The Blue Heron Renaissance Choir, directed, and on occasion with instruments performed, by Scott Metcalfe, presented a superbly conceived and executed complex program, “Christmas at the Courts of the 15th-Century France, Burgundy, & Cyprus,” to a packed First Church in Cambridge Congregational on Saturday, December 18; it was repeated in New York City the following day at Corpus Christi Church on West 21st St.
Cyprus, you ask? Well yes, as was explained in Metcalfe’s equally superb program notes. The island, conquered by Richard Coeur de Lion during the Crusades, was ruled from 1191 to 1491 by the noble French family of Guy de Lausignan and his descendents. And isn’t Burgundy part of France, again you ask? Well not exactly: it was a separate duchy during much of the 15th century until it fell into the hands of the Hapsburgs in 1477. (That’s enough for now — read the notes — and while you’re at it, whether you’re a neophyte or an aficionado, do read Metcalfe’s statement on the performance practices adopted by the Blue Heron, just to begin to understand the kinds of musical choices they must make.)
One more item from the program notes I should quote in full:
[I]t is a bitter truth that some of the most joyous Christmas texts are marred by venomous barbs aimed at Jews and others regarded by Christianity as unbelievers; some of these were set to beautiful music. There is no single solution to this problem. Our choice is to emend the texts so that we can sing them wholeheartedly, and Richard Tarrant and Larry Rosenwald devised good solutions for [Grenon’s] Nova vobis gaudia and [Dufay’s] Letabundus, respectively.
This topic has been raised recently in reference to later music (Handel’s Messiah), and remains controversial, but there is no reason to debate Metcalfe’s decision here.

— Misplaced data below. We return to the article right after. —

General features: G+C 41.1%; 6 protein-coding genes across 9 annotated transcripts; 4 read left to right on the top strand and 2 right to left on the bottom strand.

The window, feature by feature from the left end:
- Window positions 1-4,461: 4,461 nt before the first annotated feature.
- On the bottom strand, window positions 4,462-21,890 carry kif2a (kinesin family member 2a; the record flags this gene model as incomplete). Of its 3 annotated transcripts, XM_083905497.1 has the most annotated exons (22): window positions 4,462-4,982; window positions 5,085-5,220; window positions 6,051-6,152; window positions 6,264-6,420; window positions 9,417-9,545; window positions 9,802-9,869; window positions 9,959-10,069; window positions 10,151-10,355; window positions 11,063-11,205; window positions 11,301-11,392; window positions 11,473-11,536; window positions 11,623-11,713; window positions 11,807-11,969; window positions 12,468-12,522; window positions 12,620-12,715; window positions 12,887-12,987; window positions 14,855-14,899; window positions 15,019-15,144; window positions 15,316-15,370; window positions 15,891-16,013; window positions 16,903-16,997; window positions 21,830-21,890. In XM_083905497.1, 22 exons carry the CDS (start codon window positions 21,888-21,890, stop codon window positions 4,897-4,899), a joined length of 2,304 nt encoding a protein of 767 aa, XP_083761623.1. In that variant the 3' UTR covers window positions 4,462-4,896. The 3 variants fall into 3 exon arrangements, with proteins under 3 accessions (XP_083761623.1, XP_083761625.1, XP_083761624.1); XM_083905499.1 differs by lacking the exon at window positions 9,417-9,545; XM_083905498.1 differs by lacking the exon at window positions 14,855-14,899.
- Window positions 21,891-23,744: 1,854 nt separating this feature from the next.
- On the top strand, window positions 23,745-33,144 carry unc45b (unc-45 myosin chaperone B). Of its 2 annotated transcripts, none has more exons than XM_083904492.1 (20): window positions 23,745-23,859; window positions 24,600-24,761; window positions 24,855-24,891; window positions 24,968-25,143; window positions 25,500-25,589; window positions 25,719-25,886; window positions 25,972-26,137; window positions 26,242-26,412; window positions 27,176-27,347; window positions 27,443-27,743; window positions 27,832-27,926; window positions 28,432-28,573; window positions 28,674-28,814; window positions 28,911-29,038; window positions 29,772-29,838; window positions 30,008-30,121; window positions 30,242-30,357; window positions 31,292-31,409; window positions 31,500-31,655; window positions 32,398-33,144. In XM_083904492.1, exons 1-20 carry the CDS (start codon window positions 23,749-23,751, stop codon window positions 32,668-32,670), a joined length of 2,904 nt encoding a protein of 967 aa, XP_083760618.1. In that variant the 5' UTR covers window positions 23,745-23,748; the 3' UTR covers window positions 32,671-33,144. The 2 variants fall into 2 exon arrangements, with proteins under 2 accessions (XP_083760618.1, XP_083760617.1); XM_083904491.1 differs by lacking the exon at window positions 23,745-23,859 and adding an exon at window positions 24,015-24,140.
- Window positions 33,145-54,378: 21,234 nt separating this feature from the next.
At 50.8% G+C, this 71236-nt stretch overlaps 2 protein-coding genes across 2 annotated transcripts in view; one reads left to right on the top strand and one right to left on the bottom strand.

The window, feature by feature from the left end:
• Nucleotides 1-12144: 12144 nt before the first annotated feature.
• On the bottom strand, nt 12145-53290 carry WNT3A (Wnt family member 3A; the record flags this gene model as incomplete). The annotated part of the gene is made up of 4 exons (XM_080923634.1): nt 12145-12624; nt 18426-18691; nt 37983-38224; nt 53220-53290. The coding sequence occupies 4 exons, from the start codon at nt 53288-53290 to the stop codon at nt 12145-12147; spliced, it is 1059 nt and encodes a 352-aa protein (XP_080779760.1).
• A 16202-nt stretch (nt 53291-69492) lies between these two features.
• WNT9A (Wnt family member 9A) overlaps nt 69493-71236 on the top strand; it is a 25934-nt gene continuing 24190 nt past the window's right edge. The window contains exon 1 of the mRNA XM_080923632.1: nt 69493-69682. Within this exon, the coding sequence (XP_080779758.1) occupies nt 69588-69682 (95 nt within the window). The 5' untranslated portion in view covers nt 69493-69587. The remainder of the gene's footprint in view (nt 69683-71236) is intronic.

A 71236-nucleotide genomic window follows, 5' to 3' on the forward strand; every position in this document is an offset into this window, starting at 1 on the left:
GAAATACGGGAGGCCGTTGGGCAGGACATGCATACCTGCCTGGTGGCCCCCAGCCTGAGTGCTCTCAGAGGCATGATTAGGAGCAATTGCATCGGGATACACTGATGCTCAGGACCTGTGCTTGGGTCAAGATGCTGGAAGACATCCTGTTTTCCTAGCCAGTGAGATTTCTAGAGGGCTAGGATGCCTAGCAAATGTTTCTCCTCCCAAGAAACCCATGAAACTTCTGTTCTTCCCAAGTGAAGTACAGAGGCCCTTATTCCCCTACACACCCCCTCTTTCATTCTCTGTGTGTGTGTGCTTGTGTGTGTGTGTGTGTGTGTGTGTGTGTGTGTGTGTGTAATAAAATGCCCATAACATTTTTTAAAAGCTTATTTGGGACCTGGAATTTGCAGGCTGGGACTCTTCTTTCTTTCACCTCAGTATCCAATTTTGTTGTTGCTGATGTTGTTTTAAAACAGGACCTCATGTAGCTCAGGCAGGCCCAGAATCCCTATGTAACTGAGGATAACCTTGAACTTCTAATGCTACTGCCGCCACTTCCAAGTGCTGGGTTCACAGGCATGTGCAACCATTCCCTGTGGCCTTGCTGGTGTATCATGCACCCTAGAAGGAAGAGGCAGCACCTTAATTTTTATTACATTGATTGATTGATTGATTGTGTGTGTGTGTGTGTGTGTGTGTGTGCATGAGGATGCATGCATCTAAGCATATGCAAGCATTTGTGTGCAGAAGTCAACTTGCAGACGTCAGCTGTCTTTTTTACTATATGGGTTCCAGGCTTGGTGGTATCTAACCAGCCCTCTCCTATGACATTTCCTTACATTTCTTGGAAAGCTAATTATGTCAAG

Metcalfe has a nice sense of drama that puts his richly excellent musical ensemble over the top. The program’s divisions were designated as “Advent,” “Christmas,” and “New Year’s,” with a later return to “Christmas” almost as a coda. For Advent, he noted that the days are short and the nights long before the winter solstice, so the opening plain chant antiphon for December 20, O clavis David (O key of David), was presented nearly in the dark, with only the church’s candles for light, and five of the twelve singers singing in a semicircle with their backs to the audience, facing a substantial candelabra (so they could see their music). They then turned around, and with only slightly more light, sang Jacob Obrecht’s multi-texted and multi-textured five-voice motet, Factor orbis (Maker of the world), based in part on O clavis and also on the next chant, O virgo virginum (O virgin of virgins), which in turn was followed by Josquin’s six-part motet of the same title. “Advent” concluded with Conditor alme siderum (O beautiful creator of the stars), an alternatim hymn in which seven voices sing the first verse of the chant in unison, followed by the next verse sung by three voices with the chant melody on top, and the other voices in fauxbourdon, the middle voice a fourth below the melody; after three alternations, the piece ends with a striking “Amen” in unison (i.e., sung by all ten voices). This was the first of three evenly spaced works by Guillaume Dufay, the others appearing in the next two sections.